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[liberationtech] liberationtech Digest, Vol 158, Issue 5

Catherine Fitzpatrick catfitz at
Sun Jun 9 11:24:07 PDT 2013

Re:  "Message: 41
Date: Sun, 9 Jun 2013 11:49:57 -0400
From: Katrin Verclas <katrin at>
To: liberationtech <liberationtech at>
Cc: liberationtech <liberationtech at>
Subject: Re: [liberationtech] Boundless Informant: the NSA's secret
    tool to    track global surveillance data
Message-ID: <3F930E53-4B6C-44AB-A29D-171741461D1B at>
Content-Type: text/plain;    charset=us-ascii

 on Nadim's comment who is not always that civil either. If you notice 
who speaks on this list- it's geeky men. And not just speak but flame at
 times and engage in silly meta discussions best filtered out. 

 discourse on this list, in general, does not encourage truly thoughtful
 discussion nor does it invite diverse voices. That might be lost on 
people like RK but it's not lost on the many "others" here who are not 
speaking.  Liberation isn't just for and by the few white men spouting 
off here more often than not. Might be worth keeping in mind when 

Oh, come now Katrin. Diversity isn't just about whether women get to speak, or people of colour get to speak, against rude white male geeks. It's about diversity of opinion -- of the sort that you have absolutely no patience for yourself as I well know, and label as "trolling" at the first opportunity.

Let me give you an example of real diversity of opinion.

This entire fake and contrived horror over PRISM is a cunningly-designed distraction by Glenn Greenwald from the Manning case. He couldn't attract enough public opinion in support of Manning even with his most virulent columns; he couldn't get even the major left-leaning human rights groups like Amnesty International or Human Rights Watch to "adopt" Manning as a "prisoner of conscience" (because he committed real crimes and isn't a human rights whistleblower or free-speech victim); he couldn't even get major mainstream media to bite on his endless provocations. So he planned this entire caper with Spencer Ackerman, who seems to have arrived "just in time" at the Guardian for this big story, to make it look like "the real problem" is the scanning of us all by "Yes We Scan" Obama, and not anarchists who steal data to bring down states they don't like -- don't like even more than real authoritarian states like Russia and China. Oh, and for extra bonus,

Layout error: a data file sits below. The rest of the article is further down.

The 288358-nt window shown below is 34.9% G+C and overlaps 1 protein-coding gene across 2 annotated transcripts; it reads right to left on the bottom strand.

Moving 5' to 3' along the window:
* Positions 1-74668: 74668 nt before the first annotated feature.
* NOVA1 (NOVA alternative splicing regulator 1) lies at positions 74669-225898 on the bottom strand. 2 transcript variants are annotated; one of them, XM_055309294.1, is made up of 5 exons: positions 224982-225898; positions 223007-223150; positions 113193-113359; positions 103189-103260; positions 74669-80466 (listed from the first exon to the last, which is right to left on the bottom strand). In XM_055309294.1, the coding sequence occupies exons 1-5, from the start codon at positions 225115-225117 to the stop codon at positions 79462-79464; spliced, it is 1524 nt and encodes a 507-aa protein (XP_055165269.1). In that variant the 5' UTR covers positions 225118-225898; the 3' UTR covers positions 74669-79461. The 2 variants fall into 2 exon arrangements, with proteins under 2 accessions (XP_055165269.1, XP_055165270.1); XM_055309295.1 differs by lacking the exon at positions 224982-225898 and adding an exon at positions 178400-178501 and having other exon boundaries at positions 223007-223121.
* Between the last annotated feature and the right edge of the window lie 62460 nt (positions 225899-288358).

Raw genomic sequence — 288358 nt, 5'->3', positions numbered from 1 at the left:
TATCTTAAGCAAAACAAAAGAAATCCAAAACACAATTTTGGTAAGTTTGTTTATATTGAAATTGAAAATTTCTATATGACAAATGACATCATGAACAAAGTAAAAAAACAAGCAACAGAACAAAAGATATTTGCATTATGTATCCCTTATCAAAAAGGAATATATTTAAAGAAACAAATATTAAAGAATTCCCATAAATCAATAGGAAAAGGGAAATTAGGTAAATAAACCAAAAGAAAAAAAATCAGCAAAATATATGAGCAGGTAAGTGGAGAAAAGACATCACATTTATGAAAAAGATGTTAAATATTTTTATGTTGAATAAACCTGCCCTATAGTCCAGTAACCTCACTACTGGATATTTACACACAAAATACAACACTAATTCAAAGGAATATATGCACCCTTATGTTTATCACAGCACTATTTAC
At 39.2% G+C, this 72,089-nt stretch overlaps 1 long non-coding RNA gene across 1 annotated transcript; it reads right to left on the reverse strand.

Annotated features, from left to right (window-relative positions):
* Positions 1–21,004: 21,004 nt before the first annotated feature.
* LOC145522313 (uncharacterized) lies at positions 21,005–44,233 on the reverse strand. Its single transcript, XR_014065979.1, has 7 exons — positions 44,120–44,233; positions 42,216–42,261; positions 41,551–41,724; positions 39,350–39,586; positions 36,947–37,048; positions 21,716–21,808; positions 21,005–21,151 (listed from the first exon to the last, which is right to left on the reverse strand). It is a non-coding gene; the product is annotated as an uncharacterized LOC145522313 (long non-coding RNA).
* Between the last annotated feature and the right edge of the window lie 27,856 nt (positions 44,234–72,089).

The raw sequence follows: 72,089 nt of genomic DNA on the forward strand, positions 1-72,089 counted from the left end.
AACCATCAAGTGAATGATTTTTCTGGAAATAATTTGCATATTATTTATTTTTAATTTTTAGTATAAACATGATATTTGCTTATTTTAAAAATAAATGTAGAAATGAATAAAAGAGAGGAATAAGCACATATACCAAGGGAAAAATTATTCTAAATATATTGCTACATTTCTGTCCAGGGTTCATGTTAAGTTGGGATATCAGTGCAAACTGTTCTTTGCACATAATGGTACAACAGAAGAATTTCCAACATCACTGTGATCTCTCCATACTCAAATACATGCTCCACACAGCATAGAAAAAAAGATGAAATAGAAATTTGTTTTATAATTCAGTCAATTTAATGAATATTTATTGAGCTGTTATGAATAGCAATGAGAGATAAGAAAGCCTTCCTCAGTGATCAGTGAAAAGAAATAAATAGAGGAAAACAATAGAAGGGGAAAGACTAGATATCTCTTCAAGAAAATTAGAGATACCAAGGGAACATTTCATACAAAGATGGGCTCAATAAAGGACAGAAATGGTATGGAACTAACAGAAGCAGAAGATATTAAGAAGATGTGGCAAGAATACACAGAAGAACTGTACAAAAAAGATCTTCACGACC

Glenn's "Big Story" coincides perfect with the Chinese-American summit, where the issue is Chinese hacking -- and distracts from *that* worse crime, too. Mission Accomplished! Once again, the most liberal president in the history of the world is the problem (or his bad managers), and not anarchists trying to take advantage of his weaknesses.

All of you who are clutching your pearls about PRISM and even prepared to sneer a little finally at Big IT were completely missing in action when your friends Big IT first met in a secret dinner in Silicon Valley before Obama's first election to make the basic compact ("back Obama and his way of doing things in the election and Obama will get rid of SOPA and CISPA for you"). When Obama for America, the unaccountable and secretive vehicle that has now morphed into Organizing for America with all your data was busy scraping social media data and drilling it to win the election, you didn't complain, you thought it was cool: